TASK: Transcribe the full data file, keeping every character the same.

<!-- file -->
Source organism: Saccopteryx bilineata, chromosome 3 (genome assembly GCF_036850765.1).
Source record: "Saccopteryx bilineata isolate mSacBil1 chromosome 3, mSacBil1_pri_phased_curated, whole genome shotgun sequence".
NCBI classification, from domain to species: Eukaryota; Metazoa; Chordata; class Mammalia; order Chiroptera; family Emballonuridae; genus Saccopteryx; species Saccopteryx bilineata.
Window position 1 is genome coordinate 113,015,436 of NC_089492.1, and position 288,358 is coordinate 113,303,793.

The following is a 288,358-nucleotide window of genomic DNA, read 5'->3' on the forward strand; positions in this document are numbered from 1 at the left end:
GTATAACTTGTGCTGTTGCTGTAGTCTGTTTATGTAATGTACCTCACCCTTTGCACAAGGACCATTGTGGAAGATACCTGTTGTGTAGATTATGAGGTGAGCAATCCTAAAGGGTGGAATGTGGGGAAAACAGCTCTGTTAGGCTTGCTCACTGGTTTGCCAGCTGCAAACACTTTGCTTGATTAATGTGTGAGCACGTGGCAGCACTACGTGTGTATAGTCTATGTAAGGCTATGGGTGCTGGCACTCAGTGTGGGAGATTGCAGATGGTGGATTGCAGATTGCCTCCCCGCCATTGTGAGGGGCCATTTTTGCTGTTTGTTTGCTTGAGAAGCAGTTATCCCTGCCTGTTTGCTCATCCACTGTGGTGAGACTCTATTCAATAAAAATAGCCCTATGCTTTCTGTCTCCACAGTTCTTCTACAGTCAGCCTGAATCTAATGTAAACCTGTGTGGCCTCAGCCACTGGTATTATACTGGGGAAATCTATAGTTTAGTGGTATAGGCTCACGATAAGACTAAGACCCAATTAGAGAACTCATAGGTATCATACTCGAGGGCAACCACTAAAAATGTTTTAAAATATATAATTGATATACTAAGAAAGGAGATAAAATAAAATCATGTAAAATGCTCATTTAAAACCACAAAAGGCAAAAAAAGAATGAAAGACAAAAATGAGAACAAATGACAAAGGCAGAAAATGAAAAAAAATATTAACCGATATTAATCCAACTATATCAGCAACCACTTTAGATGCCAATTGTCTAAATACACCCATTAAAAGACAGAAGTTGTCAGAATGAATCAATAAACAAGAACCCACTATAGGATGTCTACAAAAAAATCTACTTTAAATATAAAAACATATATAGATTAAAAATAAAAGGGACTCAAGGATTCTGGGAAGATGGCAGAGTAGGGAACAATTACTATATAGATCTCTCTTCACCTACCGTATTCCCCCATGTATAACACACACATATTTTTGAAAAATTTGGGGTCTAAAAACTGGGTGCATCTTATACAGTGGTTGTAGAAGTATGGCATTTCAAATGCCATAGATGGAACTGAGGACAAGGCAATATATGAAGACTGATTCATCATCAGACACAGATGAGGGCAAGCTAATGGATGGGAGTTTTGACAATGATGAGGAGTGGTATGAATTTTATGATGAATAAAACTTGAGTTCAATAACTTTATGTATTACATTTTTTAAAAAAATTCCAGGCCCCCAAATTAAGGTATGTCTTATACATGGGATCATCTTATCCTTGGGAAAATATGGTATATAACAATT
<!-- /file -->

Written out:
Source organism: Saccopteryx bilineata, chromosome 3 (genome assembly GCF_036850765.1).
Source record: "Saccopteryx bilineata isolate mSacBil1 chromosome 3, mSacBil1_pri_phased_curated, whole genome shotgun sequence".
NCBI classification, from domain to species: Eukaryota; Metazoa; Chordata; class Mammalia; order Chiroptera; family Emballonuridae; genus Saccopteryx; species Saccopteryx bilineata.
Window position 1 is genome coordinate 113,015,436 of NC_089492.1, and position 288,358 is coordinate 113,303,793.

The following is a 288,358-nucleotide window of genomic DNA, read 5'->3' on the forward strand; positions in this document are numbered from 1 at the left end:
GTATAACTTGTGCTGTTGCTGTAGTCTGTTTATGTAATGTACCTCACCCTTTGCACAAGGACCATTGTGGAAGATACCTGTTGTGTAGATTATGAGGTGAGCAATCCTAAAGGGTGGAATGTGGGGAAAACAGCTCTGTTAGGCTTGCTCACTGGTTTGCCAGCTGCAAACACTTTGCTTGATTAATGTGTGAGCACGTGGCAGCACTACGTGTGTATAGTCTATGTAAGGCTATGGGTGCTGGCACTCAGTGTGGGAGATTGCAGATGGTGGATTGCAGATTGCCTCCCCGCCATTGTGAGGGGCCATTTTTGCTGTTTGTTTGCTTGAGAAGCAGTTATCCCTGCCTGTTTGCTCATCCACTGTGGTGAGACTCTATTCAATAAAAATAGCCCTATGCTTTCTGTCTCCACAGTTCTTCTACAGTCAGCCTGAATCTAATGTAAACCTGTGTGGCCTCAGCCACTGGTATTATACTGGGGAAATCTATAGTTTAGTGGTATAGGCTCACGATAAGACTAAGACCCAATTAGAGAACTCATAGGTATCATACTCGAGGGCAACCACTAAAAATGTTTTAAAATATATAATTGATATACTAAGAAAGGAGATAAAATAAAATCATGTAAAATGCTCATTTAAAACCACAAAAGGCAAAAAAAGAATGAAAGACAAAAATGAGAACAAATGACAAAGGCAGAAAATGAAAAAAAATATTAACCGATATTAATCCAACTATATCAGCAACCACTTTAGATGCCAATTGTCTAAATACACCCATTAAAAGACAGAAGTTGTCAGAATGAATCAATAAACAAGAACCCACTATAGGATGTCTACAAAAAAATCTACTTTAAATATAAAAACATATATAGATTAAAAATAAAAGGGACTCAAGGATTCTGGGAAGATGGCAGAGTAGGGAACAATTACTATATAGATCTCTCTTCACCTACCGTATTCCCCCATGTATAACACACACATATTTTTGAAAAATTTGGGGTCTAAAAACTGGGTGCATCTTATACAGTGGTTGTAGAAGTATGGCATTTCAAATGCCATAGATGGAACTGAGGACAAGGCAATATATGAAGACTGATTCATCATCAGACACAGATGAGGGCAAGCTAATGGATGGGAGTTTTGACAATGATGAGGAGTGGTATGAATTTTATGATGAATAAAACTTGAGTTCAATAACTTTATGTATTACATTTTTTAAAAAAATTCCAGGCCCCCAAATTAAGGTATGTCTTATACATGGGATCATCTTATCCTTGGGAAAATATGGTATATAACAATT